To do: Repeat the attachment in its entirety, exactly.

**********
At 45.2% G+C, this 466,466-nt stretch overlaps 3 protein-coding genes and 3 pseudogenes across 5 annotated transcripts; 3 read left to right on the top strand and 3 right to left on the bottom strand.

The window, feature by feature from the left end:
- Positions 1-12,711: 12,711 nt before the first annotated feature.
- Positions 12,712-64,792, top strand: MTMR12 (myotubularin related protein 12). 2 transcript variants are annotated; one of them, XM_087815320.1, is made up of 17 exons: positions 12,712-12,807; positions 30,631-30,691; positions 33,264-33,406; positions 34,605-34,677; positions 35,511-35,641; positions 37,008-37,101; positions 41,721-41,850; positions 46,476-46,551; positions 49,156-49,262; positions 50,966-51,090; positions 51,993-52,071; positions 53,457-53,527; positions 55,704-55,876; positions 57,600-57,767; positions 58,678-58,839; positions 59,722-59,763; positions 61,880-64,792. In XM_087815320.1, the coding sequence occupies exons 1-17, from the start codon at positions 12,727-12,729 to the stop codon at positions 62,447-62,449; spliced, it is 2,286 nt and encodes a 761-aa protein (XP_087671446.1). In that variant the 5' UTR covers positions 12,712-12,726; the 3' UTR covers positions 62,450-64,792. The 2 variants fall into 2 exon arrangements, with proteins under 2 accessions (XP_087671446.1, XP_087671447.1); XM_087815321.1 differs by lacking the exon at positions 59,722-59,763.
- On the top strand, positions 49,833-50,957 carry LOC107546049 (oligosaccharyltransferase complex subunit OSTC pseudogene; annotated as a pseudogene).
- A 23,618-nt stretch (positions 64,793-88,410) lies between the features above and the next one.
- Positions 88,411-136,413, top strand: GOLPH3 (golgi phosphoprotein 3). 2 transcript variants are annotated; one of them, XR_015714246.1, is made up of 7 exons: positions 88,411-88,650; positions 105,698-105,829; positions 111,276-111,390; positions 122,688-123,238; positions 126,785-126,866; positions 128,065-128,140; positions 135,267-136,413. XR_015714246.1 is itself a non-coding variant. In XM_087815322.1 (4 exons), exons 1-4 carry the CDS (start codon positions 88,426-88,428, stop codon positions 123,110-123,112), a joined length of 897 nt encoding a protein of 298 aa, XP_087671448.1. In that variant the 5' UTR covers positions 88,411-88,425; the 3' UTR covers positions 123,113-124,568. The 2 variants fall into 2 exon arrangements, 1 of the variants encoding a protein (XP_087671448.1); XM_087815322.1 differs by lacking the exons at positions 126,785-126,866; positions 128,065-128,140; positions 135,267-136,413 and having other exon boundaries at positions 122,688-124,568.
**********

At 45.2% G+C, this 466,466-nt stretch overlaps 3 protein-coding genes and 3 pseudogenes across 5 annotated transcripts; 3 read left to right on the top strand and 3 right to left on the bottom strand.

The window, feature by feature from the left end:
- Positions 1-12,711: 12,711 nt before the first annotated feature.
- Positions 12,712-64,792, top strand: MTMR12 (myotubularin related protein 12). 2 transcript variants are annotated; one of them, XM_087815320.1, is made up of 17 exons: positions 12,712-12,807; positions 30,631-30,691; positions 33,264-33,406; positions 34,605-34,677; positions 35,511-35,641; positions 37,008-37,101; positions 41,721-41,850; positions 46,476-46,551; positions 49,156-49,262; positions 50,966-51,090; positions 51,993-52,071; positions 53,457-53,527; positions 55,704-55,876; positions 57,600-57,767; positions 58,678-58,839; positions 59,722-59,763; positions 61,880-64,792. In XM_087815320.1, the coding sequence occupies exons 1-17, from the start codon at positions 12,727-12,729 to the stop codon at positions 62,447-62,449; spliced, it is 2,286 nt and encodes a 761-aa protein (XP_087671446.1). In that variant the 5' UTR covers positions 12,712-12,726; the 3' UTR covers positions 62,450-64,792. The 2 variants fall into 2 exon arrangements, with proteins under 2 accessions (XP_087671446.1, XP_087671447.1); XM_087815321.1 differs by lacking the exon at positions 59,722-59,763.
- On the top strand, positions 49,833-50,957 carry LOC107546049 (oligosaccharyltransferase complex subunit OSTC pseudogene; annotated as a pseudogene).
- A 23,618-nt stretch (positions 64,793-88,410) lies between the features above and the next one.
- Positions 88,411-136,413, top strand: GOLPH3 (golgi phosphoprotein 3). 2 transcript variants are annotated; one of them, XR_015714246.1, is made up of 7 exons: positions 88,411-88,650; positions 105,698-105,829; positions 111,276-111,390; positions 122,688-123,238; positions 126,785-126,866; positions 128,065-128,140; positions 135,267-136,413. XR_015714246.1 is itself a non-coding variant. In XM_087815322.1 (4 exons), exons 1-4 carry the CDS (start codon positions 88,426-88,428, stop codon positions 123,110-123,112), a joined length of 897 nt encoding a protein of 298 aa, XP_087671448.1. In that variant the 5' UTR covers positions 88,411-88,425; the 3' UTR covers positions 123,113-124,568. The 2 variants fall into 2 exon arrangements, 1 of the variants encoding a protein (XP_087671448.1); XM_087815322.1 differs by lacking the exons at positions 126,785-126,866; positions 128,065-128,140; positions 135,267-136,413 and having other exon boundaries at positions 122,688-124,568.